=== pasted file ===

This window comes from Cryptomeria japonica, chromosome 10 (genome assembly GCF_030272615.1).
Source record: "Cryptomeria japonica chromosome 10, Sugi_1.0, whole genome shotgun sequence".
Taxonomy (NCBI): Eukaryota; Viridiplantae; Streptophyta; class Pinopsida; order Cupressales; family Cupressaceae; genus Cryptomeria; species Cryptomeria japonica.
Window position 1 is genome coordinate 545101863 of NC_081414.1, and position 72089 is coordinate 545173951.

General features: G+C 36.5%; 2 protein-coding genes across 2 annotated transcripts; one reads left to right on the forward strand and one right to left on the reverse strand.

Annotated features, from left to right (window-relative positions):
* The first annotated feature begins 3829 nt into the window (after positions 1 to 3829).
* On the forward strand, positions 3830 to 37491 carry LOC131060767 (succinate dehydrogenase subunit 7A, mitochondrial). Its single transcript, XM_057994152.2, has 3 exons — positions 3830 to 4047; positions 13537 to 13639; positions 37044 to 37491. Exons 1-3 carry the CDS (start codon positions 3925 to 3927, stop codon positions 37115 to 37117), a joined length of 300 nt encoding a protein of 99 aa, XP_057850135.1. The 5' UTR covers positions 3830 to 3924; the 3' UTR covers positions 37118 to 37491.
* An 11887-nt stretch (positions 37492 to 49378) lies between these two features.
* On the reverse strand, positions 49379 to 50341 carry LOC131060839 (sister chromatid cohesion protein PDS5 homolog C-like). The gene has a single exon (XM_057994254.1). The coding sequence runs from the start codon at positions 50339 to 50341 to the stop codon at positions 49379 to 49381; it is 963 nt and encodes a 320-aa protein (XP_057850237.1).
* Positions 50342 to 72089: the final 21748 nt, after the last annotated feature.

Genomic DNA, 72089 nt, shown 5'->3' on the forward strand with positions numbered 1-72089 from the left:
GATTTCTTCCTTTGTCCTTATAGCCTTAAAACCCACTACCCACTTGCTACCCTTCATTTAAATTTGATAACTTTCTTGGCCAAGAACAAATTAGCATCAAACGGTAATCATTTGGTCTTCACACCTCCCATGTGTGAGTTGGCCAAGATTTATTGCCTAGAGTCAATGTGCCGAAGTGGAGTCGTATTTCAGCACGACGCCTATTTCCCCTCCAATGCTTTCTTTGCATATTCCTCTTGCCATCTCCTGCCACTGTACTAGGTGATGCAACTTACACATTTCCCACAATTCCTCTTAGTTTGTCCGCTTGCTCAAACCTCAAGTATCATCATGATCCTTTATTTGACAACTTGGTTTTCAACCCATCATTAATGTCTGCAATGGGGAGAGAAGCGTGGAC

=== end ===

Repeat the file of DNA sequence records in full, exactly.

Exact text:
This window comes from Cryptomeria japonica, chromosome 10 (genome assembly GCF_030272615.1).
Source record: "Cryptomeria japonica chromosome 10, Sugi_1.0, whole genome shotgun sequence".
Taxonomy (NCBI): Eukaryota; Viridiplantae; Streptophyta; class Pinopsida; order Cupressales; family Cupressaceae; genus Cryptomeria; species Cryptomeria japonica.
Window position 1 is genome coordinate 545101863 of NC_081414.1, and position 72089 is coordinate 545173951.

General features: G+C 36.5%; 2 protein-coding genes across 2 annotated transcripts; one reads left to right on the forward strand and one right to left on the reverse strand.

Annotated features, from left to right (window-relative positions):
* The first annotated feature begins 3829 nt into the window (after positions 1 to 3829).
* On the forward strand, positions 3830 to 37491 carry LOC131060767 (succinate dehydrogenase subunit 7A, mitochondrial). Its single transcript, XM_057994152.2, has 3 exons — positions 3830 to 4047; positions 13537 to 13639; positions 37044 to 37491. Exons 1-3 carry the CDS (start codon positions 3925 to 3927, stop codon positions 37115 to 37117), a joined length of 300 nt encoding a protein of 99 aa, XP_057850135.1. The 5' UTR covers positions 3830 to 3924; the 3' UTR covers positions 37118 to 37491.
* An 11887-nt stretch (positions 37492 to 49378) lies between these two features.
* On the reverse strand, positions 49379 to 50341 carry LOC131060839 (sister chromatid cohesion protein PDS5 homolog C-like). The gene has a single exon (XM_057994254.1). The coding sequence runs from the start codon at positions 50339 to 50341 to the stop codon at positions 49379 to 49381; it is 963 nt and encodes a 320-aa protein (XP_057850237.1).
* Positions 50342 to 72089: the final 21748 nt, after the last annotated feature.

Genomic DNA, 72089 nt, shown 5'->3' on the forward strand with positions numbered 1-72089 from the left:
GATTTCTTCCTTTGTCCTTATAGCCTTAAAACCCACTACCCACTTGCTACCCTTCATTTAAATTTGATAACTTTCTTGGCCAAGAACAAATTAGCATCAAACGGTAATCATTTGGTCTTCACACCTCCCATGTGTGAGTTGGCCAAGATTTATTGCCTAGAGTCAATGTGCCGAAGTGGAGTCGTATTTCAGCACGACGCCTATTTCCCCTCCAATGCTTTCTTTGCATATTCCTCTTGCCATCTCCTGCCACTGTACTAGGTGATGCAACTTACACATTTCCCACAATTCCTCTTAGTTTGTCCGCTTGCTCAAACCTCAAGTATCATCATGATCCTTTATTTGACAACTTGGTTTTCAACCCATCATTAATGTCTGCAATGGGGAGAGAAGCGTGGAC